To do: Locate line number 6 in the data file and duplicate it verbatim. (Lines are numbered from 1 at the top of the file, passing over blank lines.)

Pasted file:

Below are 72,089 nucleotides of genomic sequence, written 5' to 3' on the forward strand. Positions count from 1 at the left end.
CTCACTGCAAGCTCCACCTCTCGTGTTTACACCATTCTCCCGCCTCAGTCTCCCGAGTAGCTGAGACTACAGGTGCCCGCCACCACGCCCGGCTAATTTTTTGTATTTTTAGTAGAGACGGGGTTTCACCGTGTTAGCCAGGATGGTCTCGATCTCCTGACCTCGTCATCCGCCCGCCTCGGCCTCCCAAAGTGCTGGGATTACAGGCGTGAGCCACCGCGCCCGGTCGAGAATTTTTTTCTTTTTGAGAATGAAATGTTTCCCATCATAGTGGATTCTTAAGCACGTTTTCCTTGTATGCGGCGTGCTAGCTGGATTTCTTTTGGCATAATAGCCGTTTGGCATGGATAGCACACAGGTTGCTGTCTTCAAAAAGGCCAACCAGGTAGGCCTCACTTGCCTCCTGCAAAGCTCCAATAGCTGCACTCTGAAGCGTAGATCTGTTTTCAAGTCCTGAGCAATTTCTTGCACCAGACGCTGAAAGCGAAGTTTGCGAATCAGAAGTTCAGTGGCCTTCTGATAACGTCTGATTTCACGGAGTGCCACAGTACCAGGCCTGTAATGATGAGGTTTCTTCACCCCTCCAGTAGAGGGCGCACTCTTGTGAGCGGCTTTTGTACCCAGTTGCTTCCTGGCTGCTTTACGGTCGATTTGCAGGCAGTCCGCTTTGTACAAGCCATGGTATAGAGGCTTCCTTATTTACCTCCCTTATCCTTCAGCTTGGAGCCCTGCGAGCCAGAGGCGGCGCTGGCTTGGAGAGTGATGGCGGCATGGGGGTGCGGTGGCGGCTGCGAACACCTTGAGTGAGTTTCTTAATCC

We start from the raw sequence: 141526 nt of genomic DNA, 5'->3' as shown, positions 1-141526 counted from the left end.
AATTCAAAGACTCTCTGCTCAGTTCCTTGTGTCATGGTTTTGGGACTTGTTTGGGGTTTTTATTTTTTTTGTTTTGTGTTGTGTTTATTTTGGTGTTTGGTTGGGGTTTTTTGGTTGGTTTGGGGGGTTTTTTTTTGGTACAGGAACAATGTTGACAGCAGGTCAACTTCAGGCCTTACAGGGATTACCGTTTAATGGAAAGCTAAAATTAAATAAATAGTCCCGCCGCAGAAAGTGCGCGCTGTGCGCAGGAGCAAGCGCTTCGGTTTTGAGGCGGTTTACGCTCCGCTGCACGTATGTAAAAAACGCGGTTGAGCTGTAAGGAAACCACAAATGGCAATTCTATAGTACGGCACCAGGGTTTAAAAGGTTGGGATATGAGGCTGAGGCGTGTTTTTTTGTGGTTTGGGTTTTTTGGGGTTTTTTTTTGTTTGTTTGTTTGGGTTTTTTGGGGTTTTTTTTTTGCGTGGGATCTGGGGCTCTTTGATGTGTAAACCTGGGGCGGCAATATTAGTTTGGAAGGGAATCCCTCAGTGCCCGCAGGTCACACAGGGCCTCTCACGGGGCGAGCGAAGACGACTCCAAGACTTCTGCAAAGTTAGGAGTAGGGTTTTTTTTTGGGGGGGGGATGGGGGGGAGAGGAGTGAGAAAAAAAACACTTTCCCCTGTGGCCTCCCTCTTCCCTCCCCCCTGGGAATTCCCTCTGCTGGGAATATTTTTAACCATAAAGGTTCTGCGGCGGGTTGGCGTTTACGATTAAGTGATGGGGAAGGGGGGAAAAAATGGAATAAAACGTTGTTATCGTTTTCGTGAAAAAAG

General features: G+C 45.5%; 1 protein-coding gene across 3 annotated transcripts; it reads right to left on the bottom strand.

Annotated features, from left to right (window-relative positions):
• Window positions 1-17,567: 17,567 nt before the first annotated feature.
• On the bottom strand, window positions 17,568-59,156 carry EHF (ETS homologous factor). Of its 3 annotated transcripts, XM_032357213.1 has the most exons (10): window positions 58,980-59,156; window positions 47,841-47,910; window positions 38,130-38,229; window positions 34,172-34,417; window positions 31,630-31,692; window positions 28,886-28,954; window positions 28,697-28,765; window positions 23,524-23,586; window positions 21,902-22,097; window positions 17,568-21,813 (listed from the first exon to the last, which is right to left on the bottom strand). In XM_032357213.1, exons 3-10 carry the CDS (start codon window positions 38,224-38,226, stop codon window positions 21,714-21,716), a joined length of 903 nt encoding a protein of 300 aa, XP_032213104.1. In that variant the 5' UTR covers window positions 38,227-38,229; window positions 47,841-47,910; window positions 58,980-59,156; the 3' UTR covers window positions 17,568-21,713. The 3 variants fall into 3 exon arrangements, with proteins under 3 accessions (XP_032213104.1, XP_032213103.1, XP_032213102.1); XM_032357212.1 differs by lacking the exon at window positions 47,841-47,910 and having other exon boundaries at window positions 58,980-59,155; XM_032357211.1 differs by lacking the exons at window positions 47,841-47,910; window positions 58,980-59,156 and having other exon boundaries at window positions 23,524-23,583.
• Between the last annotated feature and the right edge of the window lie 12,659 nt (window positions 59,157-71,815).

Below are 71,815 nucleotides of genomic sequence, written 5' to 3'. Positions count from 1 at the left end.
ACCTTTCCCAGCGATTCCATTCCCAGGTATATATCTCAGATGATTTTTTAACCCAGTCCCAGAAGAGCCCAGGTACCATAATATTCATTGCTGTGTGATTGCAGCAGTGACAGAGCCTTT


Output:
Annotated features, from left to right (window-relative positions):